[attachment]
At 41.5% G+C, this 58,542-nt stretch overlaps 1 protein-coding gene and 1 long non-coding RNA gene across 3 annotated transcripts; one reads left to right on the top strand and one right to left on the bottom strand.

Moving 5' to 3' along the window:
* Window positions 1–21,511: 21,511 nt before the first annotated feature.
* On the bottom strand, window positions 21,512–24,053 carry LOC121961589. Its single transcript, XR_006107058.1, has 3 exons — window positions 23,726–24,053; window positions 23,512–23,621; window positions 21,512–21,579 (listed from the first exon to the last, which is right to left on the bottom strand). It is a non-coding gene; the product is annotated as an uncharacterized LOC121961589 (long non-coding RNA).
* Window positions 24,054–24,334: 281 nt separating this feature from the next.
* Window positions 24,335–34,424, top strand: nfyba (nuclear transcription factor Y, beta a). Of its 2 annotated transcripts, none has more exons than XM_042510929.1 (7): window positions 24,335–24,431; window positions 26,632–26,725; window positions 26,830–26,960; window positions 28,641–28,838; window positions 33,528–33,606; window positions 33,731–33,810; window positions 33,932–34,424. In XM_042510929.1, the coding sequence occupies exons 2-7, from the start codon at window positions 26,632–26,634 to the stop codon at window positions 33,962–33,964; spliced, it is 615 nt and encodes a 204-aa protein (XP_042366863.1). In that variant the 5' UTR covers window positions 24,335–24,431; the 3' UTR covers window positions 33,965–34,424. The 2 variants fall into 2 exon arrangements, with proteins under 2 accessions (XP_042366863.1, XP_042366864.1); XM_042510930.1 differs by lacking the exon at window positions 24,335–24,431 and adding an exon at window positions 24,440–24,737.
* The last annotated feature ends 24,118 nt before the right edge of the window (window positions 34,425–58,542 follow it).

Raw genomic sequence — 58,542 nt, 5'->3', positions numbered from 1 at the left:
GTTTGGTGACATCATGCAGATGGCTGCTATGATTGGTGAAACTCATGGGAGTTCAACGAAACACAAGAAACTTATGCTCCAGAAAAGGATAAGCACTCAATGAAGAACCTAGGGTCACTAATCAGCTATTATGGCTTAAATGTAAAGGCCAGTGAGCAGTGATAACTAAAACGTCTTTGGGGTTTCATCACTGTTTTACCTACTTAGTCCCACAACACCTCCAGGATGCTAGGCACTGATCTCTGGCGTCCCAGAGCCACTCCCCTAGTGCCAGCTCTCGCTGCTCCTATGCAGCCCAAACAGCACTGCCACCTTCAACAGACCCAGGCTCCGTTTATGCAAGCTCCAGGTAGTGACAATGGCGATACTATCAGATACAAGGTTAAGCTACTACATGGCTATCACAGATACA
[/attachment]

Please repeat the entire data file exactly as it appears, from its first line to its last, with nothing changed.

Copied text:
At 41.5% G+C, this 58,542-nt stretch overlaps 1 protein-coding gene and 1 long non-coding RNA gene across 3 annotated transcripts; one reads left to right on the top strand and one right to left on the bottom strand.

Moving 5' to 3' along the window:
* Window positions 1–21,511: 21,511 nt before the first annotated feature.
* On the bottom strand, window positions 21,512–24,053 carry LOC121961589. Its single transcript, XR_006107058.1, has 3 exons — window positions 23,726–24,053; window positions 23,512–23,621; window positions 21,512–21,579 (listed from the first exon to the last, which is right to left on the bottom strand). It is a non-coding gene; the product is annotated as an uncharacterized LOC121961589 (long non-coding RNA).
* Window positions 24,054–24,334: 281 nt separating this feature from the next.
* Window positions 24,335–34,424, top strand: nfyba (nuclear transcription factor Y, beta a). Of its 2 annotated transcripts, none has more exons than XM_042510929.1 (7): window positions 24,335–24,431; window positions 26,632–26,725; window positions 26,830–26,960; window positions 28,641–28,838; window positions 33,528–33,606; window positions 33,731–33,810; window positions 33,932–34,424. In XM_042510929.1, the coding sequence occupies exons 2-7, from the start codon at window positions 26,632–26,634 to the stop codon at window positions 33,962–33,964; spliced, it is 615 nt and encodes a 204-aa protein (XP_042366863.1). In that variant the 5' UTR covers window positions 24,335–24,431; the 3' UTR covers window positions 33,965–34,424. The 2 variants fall into 2 exon arrangements, with proteins under 2 accessions (XP_042366863.1, XP_042366864.1); XM_042510930.1 differs by lacking the exon at window positions 24,335–24,431 and adding an exon at window positions 24,440–24,737.
* The last annotated feature ends 24,118 nt before the right edge of the window (window positions 34,425–58,542 follow it).

Raw genomic sequence — 58,542 nt, 5'->3', positions numbered from 1 at the left:
GTTTGGTGACATCATGCAGATGGCTGCTATGATTGGTGAAACTCATGGGAGTTCAACGAAACACAAGAAACTTATGCTCCAGAAAAGGATAAGCACTCAATGAAGAACCTAGGGTCACTAATCAGCTATTATGGCTTAAATGTAAAGGCCAGTGAGCAGTGATAACTAAAACGTCTTTGGGGTTTCATCACTGTTTTACCTACTTAGTCCCACAACACCTCCAGGATGCTAGGCACTGATCTCTGGCGTCCCAGAGCCACTCCCCTAGTGCCAGCTCTCGCTGCTCCTATGCAGCCCAAACAGCACTGCCACCTTCAACAGACCCAGGCTCCGTTTATGCAAGCTCCAGGTAGTGACAATGGCGATACTATCAGATACAAGGTTAAGCTACTACATGGCTATCACAGATACA